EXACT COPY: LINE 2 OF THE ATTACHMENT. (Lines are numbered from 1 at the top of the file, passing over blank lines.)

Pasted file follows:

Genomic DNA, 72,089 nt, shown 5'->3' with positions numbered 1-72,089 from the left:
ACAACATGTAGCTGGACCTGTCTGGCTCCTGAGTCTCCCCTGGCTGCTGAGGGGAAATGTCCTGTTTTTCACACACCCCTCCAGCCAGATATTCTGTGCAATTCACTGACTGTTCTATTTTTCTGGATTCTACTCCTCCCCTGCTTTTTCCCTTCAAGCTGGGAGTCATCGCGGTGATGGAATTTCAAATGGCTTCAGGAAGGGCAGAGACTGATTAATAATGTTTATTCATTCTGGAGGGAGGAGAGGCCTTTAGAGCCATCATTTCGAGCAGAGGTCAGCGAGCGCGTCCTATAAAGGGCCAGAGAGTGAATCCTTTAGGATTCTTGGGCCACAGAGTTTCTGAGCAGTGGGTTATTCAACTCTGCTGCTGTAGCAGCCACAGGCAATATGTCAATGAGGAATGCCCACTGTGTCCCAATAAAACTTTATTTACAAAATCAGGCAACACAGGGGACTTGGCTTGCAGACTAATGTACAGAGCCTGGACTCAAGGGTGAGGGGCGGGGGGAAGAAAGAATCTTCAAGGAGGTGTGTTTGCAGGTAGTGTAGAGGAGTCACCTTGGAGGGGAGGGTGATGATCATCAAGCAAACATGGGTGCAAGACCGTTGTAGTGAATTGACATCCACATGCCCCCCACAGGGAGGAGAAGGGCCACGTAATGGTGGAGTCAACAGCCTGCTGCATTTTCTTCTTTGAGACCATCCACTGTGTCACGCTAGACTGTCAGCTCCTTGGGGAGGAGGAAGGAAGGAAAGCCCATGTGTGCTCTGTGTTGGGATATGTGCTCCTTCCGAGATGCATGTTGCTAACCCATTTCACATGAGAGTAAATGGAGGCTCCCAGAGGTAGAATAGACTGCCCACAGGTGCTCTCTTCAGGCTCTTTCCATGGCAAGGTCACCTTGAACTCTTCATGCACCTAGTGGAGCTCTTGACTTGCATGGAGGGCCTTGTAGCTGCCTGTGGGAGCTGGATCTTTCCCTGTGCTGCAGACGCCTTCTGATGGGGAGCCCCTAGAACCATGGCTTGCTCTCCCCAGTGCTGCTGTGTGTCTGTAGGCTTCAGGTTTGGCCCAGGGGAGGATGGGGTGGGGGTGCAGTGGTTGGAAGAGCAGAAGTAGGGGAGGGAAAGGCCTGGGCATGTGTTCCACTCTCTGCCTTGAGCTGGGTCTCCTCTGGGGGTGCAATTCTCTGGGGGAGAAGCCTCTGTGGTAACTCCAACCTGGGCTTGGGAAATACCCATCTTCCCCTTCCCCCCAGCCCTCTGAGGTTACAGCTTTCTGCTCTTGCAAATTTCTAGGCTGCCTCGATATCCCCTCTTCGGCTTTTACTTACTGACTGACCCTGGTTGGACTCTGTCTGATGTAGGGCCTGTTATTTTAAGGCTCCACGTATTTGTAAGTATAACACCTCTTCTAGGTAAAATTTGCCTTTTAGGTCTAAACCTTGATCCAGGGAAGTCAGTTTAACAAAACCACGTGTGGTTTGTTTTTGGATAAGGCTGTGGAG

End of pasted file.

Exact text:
ACAACATGTAGCTGGACCTGTCTGGCTCCTGAGTCTCCCCTGGCTGCTGAGGGGAAATGTCCTGTTTTTCACACACCCCTCCAGCCAGATATTCTGTGCAATTCACTGACTGTTCTATTTTTCTGGATTCTACTCCTCCCCTGCTTTTTCCCTTCAAGCTGGGAGTCATCGCGGTGATGGAATTTCAAATGGCTTCAGGAAGGGCAGAGACTGATTAATAATGTTTATTCATTCTGGAGGGAGGAGAGGCCTTTAGAGCCATCATTTCGAGCAGAGGTCAGCGAGCGCGTCCTATAAAGGGCCAGAGAGTGAATCCTTTAGGATTCTTGGGCCACAGAGTTTCTGAGCAGTGGGTTATTCAACTCTGCTGCTGTAGCAGCCACAGGCAATATGTCAATGAGGAATGCCCACTGTGTCCCAATAAAACTTTATTTACAAAATCAGGCAACACAGGGGACTTGGCTTGCAGACTAATGTACAGAGCCTGGACTCAAGGGTGAGGGGCGGGGGGAAGAAAGAATCTTCAAGGAGGTGTGTTTGCAGGTAGTGTAGAGGAGTCACCTTGGAGGGGAGGGTGATGATCATCAAGCAAACATGGGTGCAAGACCGTTGTAGTGAATTGACATCCACATGCCCCCCACAGGGAGGAGAAGGGCCACGTAATGGTGGAGTCAACAGCCTGCTGCATTTTCTTCTTTGAGACCATCCACTGTGTCACGCTAGACTGTCAGCTCCTTGGGGAGGAGGAAGGAAGGAAAGCCCATGTGTGCTCTGTGTTGGGATATGTGCTCCTTCCGAGATGCATGTTGCTAACCCATTTCACATGAGAGTAAATGGAGGCTCCCAGAGGTAGAATAGACTGCCCACAGGTGCTCTCTTCAGGCTCTTTCCATGGCAAGGTCACCTTGAACTCTTCATGCACCTAGTGGAGCTCTTGACTTGCATGGAGGGCCTTGTAGCTGCCTGTGGGAGCTGGATCTTTCCCTGTGCTGCAGACGCCTTCTGATGGGGAGCCCCTAGAACCATGGCTTGCTCTCCCCAGTGCTGCTGTGTGTCTGTAGGCTTCAGGTTTGGCCCAGGGGAGGATGGGGTGGGGGTGCAGTGGTTGGAAGAGCAGAAGTAGGGGAGGGAAAGGCCTGGGCATGTGTTCCACTCTCTGCCTTGAGCTGGGTCTCCTCTGGGGGTGCAATTCTCTGGGGGAGAAGCCTCTGTGGTAACTCCAACCTGGGCTTGGGAAATACCCATCTTCCCCTTCCCCCCAGCCCTCTGAGGTTACAGCTTTCTGCTCTTGCAAATTTCTAGGCTGCCTCGATATCCCCTCTTCGGCTTTTACTTACTGACTGACCCTGGTTGGACTCTGTCTGATGTAGGGCCTGTTATTTTAAGGCTCCACGTATTTGTAAGTATAACACCTCTTCTAGGTAAAATTTGCCTTTTAGGTCTAAACCTTGATCCAGGGAAGTCAGTTTAACAAAACCACGTGTGGTTTGTTTTTGGATAAGGCTGTGGAG